Role of the lipopolysaccharide (LPS)-binding protein/CD14 pathway in LPS induction of tissue factor expression in monocytic cells.
Endotoxic shock is associated with a coagulopathy, organ failure, and death. Tissue factor (TF) expression by monocytes exposed to bacterial endotoxin (lipopolysaccharide [LPS]) may mediate the coagulopathy and contribute to the high mortality of this disease. We examined the role of the LPS-binding protein (LBP)/CD14 receptor pathway in the LPS induction of TF expression in human monocytic THP-1 cells and peripheral blood monocytes. In THP-1 cells, the threshold concentration of LPS required to induce TF activity in serum-free medium was reduced 20-fold by purified LBP, which also enhanced TF mRNA synthesis. Similarly, monocytes cultured in the presence of serum were induced to express TF antigen at LPS concentrations 100 times lower than monocytes cultured in serum-free medium. An anti-LBP monoclonal antibody indicated that this effect was dependent on the presence of LBP in serum. LPS/LBP induction of TF activity and TF antigen expression in these monocytic cells were also inhibited by an anti-CD14 monoclonal antibody, indicating a requirement for the CD14 receptor. Thus, we suggest that low levels of LPS (5 to 100 pg/mL) present during sepsis induce TF expression in monocytes via the LBP/CD14-dependent pathway.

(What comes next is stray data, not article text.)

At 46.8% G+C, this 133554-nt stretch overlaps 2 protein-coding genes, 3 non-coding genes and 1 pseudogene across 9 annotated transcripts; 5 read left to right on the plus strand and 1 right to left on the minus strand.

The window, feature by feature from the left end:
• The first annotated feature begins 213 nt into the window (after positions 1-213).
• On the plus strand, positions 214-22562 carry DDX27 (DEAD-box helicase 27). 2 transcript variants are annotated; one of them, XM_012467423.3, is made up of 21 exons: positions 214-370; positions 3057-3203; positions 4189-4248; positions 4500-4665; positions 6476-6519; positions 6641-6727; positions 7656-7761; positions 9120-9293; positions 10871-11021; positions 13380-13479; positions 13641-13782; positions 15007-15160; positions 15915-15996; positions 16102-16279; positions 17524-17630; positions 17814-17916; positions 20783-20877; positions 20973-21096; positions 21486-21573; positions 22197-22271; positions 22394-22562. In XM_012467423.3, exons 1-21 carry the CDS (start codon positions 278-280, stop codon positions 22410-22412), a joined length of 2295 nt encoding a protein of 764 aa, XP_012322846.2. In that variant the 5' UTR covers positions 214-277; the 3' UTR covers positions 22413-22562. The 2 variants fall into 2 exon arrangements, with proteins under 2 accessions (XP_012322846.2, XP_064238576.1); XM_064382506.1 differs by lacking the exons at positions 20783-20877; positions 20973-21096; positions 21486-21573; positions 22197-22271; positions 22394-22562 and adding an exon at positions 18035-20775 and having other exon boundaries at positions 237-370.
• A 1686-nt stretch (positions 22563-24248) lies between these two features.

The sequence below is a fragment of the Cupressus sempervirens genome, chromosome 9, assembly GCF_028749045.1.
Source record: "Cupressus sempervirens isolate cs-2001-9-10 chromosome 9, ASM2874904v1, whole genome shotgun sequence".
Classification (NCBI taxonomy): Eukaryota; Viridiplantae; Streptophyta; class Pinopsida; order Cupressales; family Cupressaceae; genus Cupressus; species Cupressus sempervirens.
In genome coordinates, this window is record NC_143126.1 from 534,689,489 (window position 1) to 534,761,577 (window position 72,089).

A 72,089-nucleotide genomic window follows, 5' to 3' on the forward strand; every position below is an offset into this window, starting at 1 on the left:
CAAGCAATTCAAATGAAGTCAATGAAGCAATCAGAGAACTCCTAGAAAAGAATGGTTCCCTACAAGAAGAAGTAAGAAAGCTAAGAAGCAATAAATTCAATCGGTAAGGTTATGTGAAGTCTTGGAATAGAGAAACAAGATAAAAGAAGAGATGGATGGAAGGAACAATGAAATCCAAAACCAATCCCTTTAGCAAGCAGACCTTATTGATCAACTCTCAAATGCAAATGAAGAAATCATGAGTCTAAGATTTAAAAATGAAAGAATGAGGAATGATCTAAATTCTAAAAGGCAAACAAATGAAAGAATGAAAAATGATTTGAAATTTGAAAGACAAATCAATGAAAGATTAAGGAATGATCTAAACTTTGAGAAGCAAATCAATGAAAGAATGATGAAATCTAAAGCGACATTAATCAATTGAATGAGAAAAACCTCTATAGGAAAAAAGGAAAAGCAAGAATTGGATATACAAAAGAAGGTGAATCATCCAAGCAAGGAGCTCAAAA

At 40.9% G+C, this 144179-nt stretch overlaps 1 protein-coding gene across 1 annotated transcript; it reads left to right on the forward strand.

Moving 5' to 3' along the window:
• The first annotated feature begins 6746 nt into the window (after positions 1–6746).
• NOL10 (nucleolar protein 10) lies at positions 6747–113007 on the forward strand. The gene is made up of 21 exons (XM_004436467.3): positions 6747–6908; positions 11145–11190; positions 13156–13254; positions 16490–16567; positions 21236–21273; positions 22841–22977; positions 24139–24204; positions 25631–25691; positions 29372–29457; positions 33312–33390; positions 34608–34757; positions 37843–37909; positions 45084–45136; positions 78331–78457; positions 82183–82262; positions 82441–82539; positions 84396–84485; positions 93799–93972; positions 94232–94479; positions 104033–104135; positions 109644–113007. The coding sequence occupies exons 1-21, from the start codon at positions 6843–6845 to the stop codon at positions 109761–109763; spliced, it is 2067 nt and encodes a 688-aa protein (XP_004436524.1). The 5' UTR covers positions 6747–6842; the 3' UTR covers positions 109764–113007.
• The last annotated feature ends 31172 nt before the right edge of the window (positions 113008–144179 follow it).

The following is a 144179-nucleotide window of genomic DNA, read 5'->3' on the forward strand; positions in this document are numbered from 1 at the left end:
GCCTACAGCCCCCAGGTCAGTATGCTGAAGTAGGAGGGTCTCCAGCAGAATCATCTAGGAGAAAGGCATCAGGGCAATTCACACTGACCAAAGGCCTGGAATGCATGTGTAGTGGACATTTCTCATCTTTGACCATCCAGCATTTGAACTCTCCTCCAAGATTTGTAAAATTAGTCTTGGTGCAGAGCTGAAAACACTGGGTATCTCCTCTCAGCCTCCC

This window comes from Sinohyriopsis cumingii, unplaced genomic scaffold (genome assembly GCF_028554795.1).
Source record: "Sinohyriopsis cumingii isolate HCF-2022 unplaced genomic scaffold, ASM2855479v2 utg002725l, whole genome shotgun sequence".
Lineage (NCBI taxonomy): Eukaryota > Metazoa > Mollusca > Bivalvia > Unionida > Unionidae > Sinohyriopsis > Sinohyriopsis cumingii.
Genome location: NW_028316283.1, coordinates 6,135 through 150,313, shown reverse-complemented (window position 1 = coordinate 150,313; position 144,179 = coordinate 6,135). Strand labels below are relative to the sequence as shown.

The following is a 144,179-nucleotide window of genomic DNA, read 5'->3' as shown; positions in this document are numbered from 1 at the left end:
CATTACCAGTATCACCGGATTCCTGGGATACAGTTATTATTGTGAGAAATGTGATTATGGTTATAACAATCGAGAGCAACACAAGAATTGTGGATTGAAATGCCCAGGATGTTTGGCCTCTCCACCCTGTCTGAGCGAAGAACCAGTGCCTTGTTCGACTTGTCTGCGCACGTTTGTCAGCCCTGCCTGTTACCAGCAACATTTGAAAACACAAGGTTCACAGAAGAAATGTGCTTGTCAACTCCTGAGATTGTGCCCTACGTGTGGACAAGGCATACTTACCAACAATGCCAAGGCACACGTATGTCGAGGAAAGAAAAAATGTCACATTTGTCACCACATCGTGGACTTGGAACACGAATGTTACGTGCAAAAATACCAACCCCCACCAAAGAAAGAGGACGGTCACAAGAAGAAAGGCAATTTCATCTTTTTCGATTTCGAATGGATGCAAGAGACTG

- Copyright © 1994 by American Heart Association